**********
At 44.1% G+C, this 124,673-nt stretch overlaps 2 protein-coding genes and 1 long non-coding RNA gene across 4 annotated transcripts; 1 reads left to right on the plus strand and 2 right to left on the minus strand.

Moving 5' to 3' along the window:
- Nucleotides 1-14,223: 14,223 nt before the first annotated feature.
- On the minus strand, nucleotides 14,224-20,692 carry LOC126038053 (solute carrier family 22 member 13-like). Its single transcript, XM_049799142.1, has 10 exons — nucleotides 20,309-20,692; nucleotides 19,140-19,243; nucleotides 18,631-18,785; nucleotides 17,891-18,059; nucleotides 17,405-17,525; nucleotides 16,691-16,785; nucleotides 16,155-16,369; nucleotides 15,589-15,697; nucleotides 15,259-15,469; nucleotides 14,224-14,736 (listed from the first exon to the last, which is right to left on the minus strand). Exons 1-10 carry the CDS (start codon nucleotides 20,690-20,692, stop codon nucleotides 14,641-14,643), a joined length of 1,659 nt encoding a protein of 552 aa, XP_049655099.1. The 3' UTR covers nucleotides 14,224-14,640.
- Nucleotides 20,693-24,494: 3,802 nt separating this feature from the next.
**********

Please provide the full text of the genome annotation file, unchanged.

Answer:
At 44.1% G+C, this 124,673-nt stretch overlaps 2 protein-coding genes and 1 long non-coding RNA gene across 4 annotated transcripts; 1 reads left to right on the plus strand and 2 right to left on the minus strand.

Moving 5' to 3' along the window:
- Nucleotides 1-14,223: 14,223 nt before the first annotated feature.
- On the minus strand, nucleotides 14,224-20,692 carry LOC126038053 (solute carrier family 22 member 13-like). Its single transcript, XM_049799142.1, has 10 exons — nucleotides 20,309-20,692; nucleotides 19,140-19,243; nucleotides 18,631-18,785; nucleotides 17,891-18,059; nucleotides 17,405-17,525; nucleotides 16,691-16,785; nucleotides 16,155-16,369; nucleotides 15,589-15,697; nucleotides 15,259-15,469; nucleotides 14,224-14,736 (listed from the first exon to the last, which is right to left on the minus strand). Exons 1-10 carry the CDS (start codon nucleotides 20,690-20,692, stop codon nucleotides 14,641-14,643), a joined length of 1,659 nt encoding a protein of 552 aa, XP_049655099.1. The 3' UTR covers nucleotides 14,224-14,640.
- Nucleotides 20,693-24,494: 3,802 nt separating this feature from the next.